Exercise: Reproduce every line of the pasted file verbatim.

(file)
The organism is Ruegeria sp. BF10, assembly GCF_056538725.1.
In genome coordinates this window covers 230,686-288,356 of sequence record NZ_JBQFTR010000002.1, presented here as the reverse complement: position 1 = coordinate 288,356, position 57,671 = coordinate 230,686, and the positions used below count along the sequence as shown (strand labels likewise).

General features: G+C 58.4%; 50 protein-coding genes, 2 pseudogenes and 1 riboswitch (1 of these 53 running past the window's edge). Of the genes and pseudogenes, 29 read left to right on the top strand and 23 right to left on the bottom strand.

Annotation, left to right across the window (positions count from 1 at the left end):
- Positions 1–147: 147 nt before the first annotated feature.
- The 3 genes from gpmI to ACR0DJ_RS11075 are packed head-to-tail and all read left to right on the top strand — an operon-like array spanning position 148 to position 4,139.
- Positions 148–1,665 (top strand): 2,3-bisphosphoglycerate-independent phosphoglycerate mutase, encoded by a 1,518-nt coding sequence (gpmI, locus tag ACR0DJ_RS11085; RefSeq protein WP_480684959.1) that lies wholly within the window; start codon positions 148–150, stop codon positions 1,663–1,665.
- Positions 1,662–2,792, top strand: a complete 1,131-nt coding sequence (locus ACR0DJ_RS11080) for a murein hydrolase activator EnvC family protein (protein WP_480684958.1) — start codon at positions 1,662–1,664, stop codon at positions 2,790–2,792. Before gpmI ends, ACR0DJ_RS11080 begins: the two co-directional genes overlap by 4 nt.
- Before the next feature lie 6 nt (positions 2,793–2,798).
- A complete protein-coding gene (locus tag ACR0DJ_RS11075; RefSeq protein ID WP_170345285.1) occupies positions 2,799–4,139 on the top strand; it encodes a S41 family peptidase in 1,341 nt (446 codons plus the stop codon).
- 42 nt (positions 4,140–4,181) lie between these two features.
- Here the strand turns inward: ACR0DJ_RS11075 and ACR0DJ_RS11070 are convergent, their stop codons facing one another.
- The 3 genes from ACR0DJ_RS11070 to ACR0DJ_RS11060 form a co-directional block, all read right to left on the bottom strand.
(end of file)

The organism is Ruegeria sp. BF10, assembly GCF_056538725.1.
In genome coordinates this window covers 230,686-288,356 of sequence record NZ_JBQFTR010000002.1, presented here as the reverse complement: position 1 = coordinate 288,356, position 57,671 = coordinate 230,686, and the positions used below count along the sequence as shown (strand labels likewise).

General features: G+C 58.4%; 50 protein-coding genes, 2 pseudogenes and 1 riboswitch (1 of these 53 running past the window's edge). Of the genes and pseudogenes, 29 read left to right on the top strand and 23 right to left on the bottom strand.

Annotation, left to right across the window (positions count from 1 at the left end):
- Positions 1–147: 147 nt before the first annotated feature.
- The 3 genes from gpmI to ACR0DJ_RS11075 are packed head-to-tail and all read left to right on the top strand — an operon-like array spanning position 148 to position 4,139.
- Positions 148–1,665 (top strand): 2,3-bisphosphoglycerate-independent phosphoglycerate mutase, encoded by a 1,518-nt coding sequence (gpmI, locus tag ACR0DJ_RS11085; RefSeq protein WP_480684959.1) that lies wholly within the window; start codon positions 148–150, stop codon positions 1,663–1,665.
- Positions 1,662–2,792, top strand: a complete 1,131-nt coding sequence (locus ACR0DJ_RS11080) for a murein hydrolase activator EnvC family protein (protein WP_480684958.1) — start codon at positions 1,662–1,664, stop codon at positions 2,790–2,792. Before gpmI ends, ACR0DJ_RS11080 begins: the two co-directional genes overlap by 4 nt.
- Before the next feature lie 6 nt (positions 2,793–2,798).
- A complete protein-coding gene (locus tag ACR0DJ_RS11075; RefSeq protein ID WP_170345285.1) occupies positions 2,799–4,139 on the top strand; it encodes a S41 family peptidase in 1,341 nt (446 codons plus the stop codon).
- 42 nt (positions 4,140–4,181) lie between these two features.
- Here the strand turns inward: ACR0DJ_RS11075 and ACR0DJ_RS11070 are convergent, their stop codons facing one another.
- The 3 genes from ACR0DJ_RS11070 to ACR0DJ_RS11060 form a co-directional block, all read right to left on the bottom strand.